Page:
Fem Editors Talk Back: Literature as Resistance

Q1: How is literature a means of resistance?

AMY [poetry]: This takes me back to the medieval mystics. Testimony to experience is a means of resistance. Storytelling and song and poetry that come from people who are being silenced is resistance. Amplifying the words of those who are erased and elided from popular imagination, from political influence, and from public discourse is resistance.

JASMINE [spoken word]: My people were never supposed to know how to read or write. From the moment we were dragged to this continent, illiteracy has been used as a tool to keep us oppressed mentally, socially, economically, and many other ways.

ANC5ACJ7V0-2

But moving a community requires language – every revolution uses graffiti and pamphlets and code words and chants and songs and stories. (Amy)

MAI [social media]: To me, writing is a tool to share the unheard stories of my family and my people. Writing the stories of my family and my people in English is sort of my way of using the English language, once and still a tool of colonization, instead as a tool of decolonization.

SUSANNAH [fiction]: There’s this assumption that I keep seeing recently that only marginalized groups can use literature as resistance, because it’s seen as resistance to the status quo. But I also think there is a larger way in which literature is always resistance. A resistance to mortality, a resistance to silence, a resistance to letting what is already written be enough.

Startup Stock Photos

I also think there is a larger way in which literature is always resistance. A resistance to mortality, a resistance to silence, a resistance to letting what is already written be enough. (Susannah)

AMY: Is literature enough? No. But it is sustaining. And reframing. And when you can see yourself in created words, in crafted language, and when you can see an other – more clearly, perhaps for the first time – that’s revolutionary and powerful.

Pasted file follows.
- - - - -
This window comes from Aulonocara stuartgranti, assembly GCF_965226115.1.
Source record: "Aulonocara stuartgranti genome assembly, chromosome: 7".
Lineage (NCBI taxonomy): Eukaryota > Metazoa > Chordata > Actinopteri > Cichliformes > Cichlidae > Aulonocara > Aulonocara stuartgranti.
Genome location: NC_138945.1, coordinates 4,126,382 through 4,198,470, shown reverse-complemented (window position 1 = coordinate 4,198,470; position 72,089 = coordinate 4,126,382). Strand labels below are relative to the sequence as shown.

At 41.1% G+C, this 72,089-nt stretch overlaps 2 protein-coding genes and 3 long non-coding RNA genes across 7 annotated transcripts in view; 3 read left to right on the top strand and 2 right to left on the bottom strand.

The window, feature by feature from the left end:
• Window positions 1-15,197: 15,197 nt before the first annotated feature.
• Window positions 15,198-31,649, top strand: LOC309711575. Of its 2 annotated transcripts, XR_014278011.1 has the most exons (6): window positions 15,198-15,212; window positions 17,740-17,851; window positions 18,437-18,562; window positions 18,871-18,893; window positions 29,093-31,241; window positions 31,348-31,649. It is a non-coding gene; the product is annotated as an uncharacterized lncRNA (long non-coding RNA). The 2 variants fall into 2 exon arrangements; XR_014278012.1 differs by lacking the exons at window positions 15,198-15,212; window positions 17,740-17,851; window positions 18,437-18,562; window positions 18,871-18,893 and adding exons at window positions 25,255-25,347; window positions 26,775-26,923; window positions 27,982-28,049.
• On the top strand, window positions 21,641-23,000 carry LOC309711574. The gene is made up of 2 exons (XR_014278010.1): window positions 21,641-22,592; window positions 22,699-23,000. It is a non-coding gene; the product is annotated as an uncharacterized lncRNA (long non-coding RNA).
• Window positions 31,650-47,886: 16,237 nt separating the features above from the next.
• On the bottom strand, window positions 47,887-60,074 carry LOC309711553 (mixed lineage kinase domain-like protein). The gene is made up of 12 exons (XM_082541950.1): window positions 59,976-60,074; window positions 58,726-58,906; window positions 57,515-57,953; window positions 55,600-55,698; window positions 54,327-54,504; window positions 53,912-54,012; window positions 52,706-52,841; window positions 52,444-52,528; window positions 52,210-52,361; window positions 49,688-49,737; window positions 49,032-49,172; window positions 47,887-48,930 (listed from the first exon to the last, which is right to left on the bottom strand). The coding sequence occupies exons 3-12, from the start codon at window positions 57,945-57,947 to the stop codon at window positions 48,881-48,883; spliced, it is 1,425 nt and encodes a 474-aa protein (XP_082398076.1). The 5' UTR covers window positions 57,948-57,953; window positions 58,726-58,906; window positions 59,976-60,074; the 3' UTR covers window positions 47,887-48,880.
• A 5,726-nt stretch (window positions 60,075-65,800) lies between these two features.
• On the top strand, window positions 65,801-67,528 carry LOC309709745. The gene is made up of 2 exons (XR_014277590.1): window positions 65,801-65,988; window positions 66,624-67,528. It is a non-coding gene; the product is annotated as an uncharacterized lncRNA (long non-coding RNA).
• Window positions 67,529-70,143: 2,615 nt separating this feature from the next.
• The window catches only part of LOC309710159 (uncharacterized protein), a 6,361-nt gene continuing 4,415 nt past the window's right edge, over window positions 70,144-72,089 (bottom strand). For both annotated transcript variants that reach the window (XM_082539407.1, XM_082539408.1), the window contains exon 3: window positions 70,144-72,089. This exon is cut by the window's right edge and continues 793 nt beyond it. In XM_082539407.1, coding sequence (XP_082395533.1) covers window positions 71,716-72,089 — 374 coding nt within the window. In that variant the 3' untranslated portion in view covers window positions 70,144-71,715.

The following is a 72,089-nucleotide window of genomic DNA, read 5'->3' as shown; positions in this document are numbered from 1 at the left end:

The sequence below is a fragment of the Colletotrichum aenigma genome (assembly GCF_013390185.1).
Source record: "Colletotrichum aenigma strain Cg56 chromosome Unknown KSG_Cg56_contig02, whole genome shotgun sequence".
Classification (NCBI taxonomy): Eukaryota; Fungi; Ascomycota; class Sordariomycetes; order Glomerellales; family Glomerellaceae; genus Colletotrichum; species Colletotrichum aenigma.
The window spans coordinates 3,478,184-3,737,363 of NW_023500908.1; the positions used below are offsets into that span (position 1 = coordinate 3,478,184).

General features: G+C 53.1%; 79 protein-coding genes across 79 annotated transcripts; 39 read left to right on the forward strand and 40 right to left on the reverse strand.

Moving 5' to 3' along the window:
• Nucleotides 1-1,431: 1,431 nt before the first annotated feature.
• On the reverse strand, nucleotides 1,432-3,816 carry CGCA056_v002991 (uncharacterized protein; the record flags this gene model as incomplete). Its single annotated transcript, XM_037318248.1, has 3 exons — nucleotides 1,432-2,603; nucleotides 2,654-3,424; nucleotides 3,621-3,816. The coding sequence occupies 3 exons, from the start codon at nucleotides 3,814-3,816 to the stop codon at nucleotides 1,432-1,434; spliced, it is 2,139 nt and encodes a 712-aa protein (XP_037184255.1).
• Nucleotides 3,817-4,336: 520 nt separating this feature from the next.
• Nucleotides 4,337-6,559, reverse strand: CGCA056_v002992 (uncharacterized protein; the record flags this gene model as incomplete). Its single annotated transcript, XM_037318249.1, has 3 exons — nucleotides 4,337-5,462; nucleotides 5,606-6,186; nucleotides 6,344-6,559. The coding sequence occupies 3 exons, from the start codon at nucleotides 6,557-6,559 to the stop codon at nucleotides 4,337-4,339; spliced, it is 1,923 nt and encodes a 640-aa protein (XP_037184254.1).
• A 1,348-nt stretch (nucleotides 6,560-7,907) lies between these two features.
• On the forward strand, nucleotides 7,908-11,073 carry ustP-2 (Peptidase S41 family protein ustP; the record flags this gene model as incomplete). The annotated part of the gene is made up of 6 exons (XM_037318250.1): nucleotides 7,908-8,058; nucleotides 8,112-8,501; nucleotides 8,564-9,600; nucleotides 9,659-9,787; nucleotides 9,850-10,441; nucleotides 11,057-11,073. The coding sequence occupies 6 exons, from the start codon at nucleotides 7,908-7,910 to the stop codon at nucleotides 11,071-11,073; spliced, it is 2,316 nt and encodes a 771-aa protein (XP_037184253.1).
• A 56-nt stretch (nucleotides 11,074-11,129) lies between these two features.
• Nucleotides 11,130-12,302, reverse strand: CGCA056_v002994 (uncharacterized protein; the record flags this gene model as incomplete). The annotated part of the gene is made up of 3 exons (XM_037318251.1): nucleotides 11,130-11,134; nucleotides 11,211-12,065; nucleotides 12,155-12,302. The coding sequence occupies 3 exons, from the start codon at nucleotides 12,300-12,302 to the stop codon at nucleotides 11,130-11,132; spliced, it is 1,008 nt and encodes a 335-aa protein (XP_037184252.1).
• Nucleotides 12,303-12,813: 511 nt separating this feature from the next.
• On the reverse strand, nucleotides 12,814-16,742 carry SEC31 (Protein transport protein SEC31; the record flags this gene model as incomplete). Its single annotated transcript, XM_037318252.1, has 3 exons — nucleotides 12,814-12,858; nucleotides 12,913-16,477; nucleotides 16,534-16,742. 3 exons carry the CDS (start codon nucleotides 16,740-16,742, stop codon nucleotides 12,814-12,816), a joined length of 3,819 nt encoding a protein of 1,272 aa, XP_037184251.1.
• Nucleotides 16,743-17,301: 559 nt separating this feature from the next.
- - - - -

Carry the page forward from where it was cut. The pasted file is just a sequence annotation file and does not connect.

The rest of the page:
JASMINE: To me, literature has an intrinsic connection to freedom. The fact that I can produce and devour literature at all is a form of resistance.

0TW4AS1G7D

Every time I read a book or write a poem or get on a stage and speak, I spit in the faces of white supremacy and those who aim to paint me ignorant and sub-human. (Jasmine)

SUSANNAH: There’s the internal resistance, resisting the temptation of thinking that your version of things doesn’t matter, asserting artistry and the importance of words and language and story to being human. I think most literature with staying power has in it that quality of resistance.

MAI: By sharing our stories, legends, and history – both with displaced Vietnamese communities that are being forced into assimilation and with Western society – we have the ability to reverse some of the effects of colonization.

Processed with VSCOcam with hb2 preset

Writing the stories of my family and my people in English is sort of my way of using the English language, once and still a tool of colonization, instead as a tool of decolonization. (Mai)

JASMINE: Every time I read a book or write a poem or get on a stage and speak, I spit in the faces of white supremacy and those who aim to paint me ignorant and sub-human.

MAI: Too, literature has become so much more accessible. The literary scene is becoming less and less elitist, though elitism still persists. The more accessible, the more people can use literature to resist.

hand-vintage-old-book-large

AMY: You can’t kill song. Individual resistance can be purely physical. But moving a community requires language – every revolution uses graffiti and pamphlets and code words and chants and songs and stories. Literature can grow from and build resistance.

This is the first in a series of interviews/discussions curated by co-founder Rachel to give insight into the way that the mission of The Fem manifests within the thoughts and actions of our staff.

Advertisements

Respond to this piece.

Please log in using one of these methods to post your comment:

WordPress.com Logo

You are commenting using your WordPress.com account. Log Out / Change )

Twitter picture

You are commenting using your Twitter account. Log Out / Change )

Facebook photo

You are commenting using your Facebook account. Log Out / Change )

Google+ photo

You are commenting using your Google+ account. Log Out / Change )

Connecting to %s